David Sin­clair

The grants ini­tia­tive has been met with sup­port from oth­er promi­nent re­searchers in the an­ti-ag­ing field. Har­vard bi­ol­o­gist David Sin­clair, who showed he could re­ju­ve­nate neu­rons and re­store vi­sion in mice last year, said in an email the grants would help the longevi­ty field con­tin­ue to ac­cel­er­ate at its “in­creas­ing­ly fast pace.”

Paul Rob­bins, a bio­chemist at the Uni­ver­si­ty of Min­neso­ta, said the ag­ing field has long need­ed a fund­ing mech­a­nism for risky re­search that isn’t dri­ven by a sin­gle hy­poth­e­sis. He hopes Im­pe­tus will fund re­search on cel­lu­lar re­pro­gram­ming or ef­forts to an­a­lyz­ing cen­te­nar­i­ans and su­per­cente­nar­i­ans (peo­ple over 110) for ge­net­ic clues that turn in­to drug tar­gets.

“How­ev­er, like any grant­i­ng agency, the process de­pends up­on the qual­i­fi­ca­tions and bi­as­es of the re­view group,” he said in an email. “Will be in­ter­est­ing to see what types of grants are fund­ed ini­tial­ly.”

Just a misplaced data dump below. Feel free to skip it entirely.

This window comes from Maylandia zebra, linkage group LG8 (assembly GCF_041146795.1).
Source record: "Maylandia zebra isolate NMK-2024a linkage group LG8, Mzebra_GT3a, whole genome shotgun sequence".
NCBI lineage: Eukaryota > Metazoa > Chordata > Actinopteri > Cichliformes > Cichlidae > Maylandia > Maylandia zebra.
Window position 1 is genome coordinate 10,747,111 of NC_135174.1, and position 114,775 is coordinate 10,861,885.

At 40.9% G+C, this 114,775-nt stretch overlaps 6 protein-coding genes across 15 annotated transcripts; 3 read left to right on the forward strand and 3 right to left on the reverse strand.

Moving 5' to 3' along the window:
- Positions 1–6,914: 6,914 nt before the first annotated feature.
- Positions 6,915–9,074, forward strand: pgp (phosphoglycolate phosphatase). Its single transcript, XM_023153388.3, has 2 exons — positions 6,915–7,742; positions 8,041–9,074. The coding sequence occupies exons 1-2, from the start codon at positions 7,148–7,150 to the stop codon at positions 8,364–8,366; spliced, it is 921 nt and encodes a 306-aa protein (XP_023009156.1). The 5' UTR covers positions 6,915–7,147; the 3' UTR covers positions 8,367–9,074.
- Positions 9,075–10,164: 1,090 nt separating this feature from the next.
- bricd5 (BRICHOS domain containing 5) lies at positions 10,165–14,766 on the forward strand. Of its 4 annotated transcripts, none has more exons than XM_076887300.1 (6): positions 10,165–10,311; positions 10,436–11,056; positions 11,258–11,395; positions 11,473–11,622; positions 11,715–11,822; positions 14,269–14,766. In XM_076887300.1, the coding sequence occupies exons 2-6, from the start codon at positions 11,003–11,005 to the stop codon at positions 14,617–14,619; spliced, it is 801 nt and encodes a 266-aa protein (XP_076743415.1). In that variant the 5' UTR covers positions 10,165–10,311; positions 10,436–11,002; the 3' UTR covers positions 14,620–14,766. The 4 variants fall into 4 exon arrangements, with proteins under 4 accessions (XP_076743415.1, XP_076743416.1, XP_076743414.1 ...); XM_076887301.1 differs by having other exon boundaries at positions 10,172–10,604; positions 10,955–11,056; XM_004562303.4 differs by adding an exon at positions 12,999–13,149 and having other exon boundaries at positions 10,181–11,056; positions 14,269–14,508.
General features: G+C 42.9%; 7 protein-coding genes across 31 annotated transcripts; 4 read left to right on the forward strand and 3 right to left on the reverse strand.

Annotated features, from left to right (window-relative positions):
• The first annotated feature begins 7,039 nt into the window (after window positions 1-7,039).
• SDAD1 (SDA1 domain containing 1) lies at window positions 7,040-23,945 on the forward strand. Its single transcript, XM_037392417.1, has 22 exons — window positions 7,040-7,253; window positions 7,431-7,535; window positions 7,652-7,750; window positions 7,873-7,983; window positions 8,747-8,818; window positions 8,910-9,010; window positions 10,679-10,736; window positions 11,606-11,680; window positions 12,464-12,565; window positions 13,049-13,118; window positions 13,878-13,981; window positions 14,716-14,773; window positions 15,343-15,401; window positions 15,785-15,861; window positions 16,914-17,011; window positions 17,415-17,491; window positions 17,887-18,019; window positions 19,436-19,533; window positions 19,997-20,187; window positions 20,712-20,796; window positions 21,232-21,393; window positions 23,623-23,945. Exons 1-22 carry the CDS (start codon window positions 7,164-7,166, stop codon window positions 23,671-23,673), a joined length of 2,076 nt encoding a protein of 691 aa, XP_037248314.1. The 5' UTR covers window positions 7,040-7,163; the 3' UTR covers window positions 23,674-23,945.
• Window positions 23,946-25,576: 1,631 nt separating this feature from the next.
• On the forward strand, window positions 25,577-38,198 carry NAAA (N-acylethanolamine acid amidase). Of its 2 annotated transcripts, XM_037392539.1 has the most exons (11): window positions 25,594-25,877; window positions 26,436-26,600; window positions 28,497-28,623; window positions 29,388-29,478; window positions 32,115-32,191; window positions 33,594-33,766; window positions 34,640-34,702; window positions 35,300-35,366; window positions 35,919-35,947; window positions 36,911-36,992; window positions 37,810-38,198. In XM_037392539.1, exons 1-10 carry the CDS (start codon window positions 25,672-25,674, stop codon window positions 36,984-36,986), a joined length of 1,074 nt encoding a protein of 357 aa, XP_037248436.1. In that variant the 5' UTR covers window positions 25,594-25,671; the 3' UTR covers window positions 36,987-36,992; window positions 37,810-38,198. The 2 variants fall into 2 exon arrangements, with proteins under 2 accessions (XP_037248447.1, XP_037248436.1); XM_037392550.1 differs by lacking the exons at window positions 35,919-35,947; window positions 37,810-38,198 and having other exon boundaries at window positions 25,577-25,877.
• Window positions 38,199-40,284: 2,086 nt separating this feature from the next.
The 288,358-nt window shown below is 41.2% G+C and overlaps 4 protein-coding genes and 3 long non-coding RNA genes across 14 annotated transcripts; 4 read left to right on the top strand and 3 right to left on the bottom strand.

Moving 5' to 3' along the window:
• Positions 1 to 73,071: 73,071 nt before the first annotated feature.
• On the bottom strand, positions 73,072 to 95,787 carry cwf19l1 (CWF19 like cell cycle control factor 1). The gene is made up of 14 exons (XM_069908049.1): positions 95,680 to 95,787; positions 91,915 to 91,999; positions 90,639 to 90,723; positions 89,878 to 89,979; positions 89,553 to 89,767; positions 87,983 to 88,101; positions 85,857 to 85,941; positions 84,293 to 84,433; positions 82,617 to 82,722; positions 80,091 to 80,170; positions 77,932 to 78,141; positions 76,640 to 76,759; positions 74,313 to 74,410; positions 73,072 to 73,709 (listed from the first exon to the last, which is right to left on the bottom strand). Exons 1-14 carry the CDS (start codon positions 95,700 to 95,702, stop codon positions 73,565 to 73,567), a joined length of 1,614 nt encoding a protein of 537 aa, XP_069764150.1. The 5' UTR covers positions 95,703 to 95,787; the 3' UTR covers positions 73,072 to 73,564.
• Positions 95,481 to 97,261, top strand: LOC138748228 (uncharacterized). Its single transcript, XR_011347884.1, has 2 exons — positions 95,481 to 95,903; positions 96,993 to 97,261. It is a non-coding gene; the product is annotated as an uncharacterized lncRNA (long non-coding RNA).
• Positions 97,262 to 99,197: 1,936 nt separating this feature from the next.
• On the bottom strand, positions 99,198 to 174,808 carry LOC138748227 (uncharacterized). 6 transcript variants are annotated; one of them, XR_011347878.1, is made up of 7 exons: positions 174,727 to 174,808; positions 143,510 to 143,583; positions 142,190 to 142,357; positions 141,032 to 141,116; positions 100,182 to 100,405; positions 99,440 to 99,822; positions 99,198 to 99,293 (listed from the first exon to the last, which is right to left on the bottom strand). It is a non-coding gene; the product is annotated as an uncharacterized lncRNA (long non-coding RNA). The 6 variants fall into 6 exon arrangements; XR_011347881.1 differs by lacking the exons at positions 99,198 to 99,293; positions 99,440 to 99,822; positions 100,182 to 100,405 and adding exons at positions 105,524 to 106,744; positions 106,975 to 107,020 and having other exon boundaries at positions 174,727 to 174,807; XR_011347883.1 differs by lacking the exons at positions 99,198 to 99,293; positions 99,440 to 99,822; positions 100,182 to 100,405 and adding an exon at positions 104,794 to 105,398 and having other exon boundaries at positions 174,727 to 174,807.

Jensen notes that many of the key find­ings in longevi­ty, in­clud­ing re­pro­gram­ming and epi­ge­net­ic “clocks” to com­pute a per­son’s age and dis­ease risk, were done with­out grant mon­ey.

He al­so not­ed that repli­ca­tion re­ceives lit­tle back­ing be­cause it’s viewed as less glam­orous or nov­el than orig­i­nal stud­ies. He hopes to back stud­ies that de­ter­mine whether one of the many things sci­en­tists have learned ex­tend mouse or worm life ac­tu­al­ly work in oth­er an­i­mals.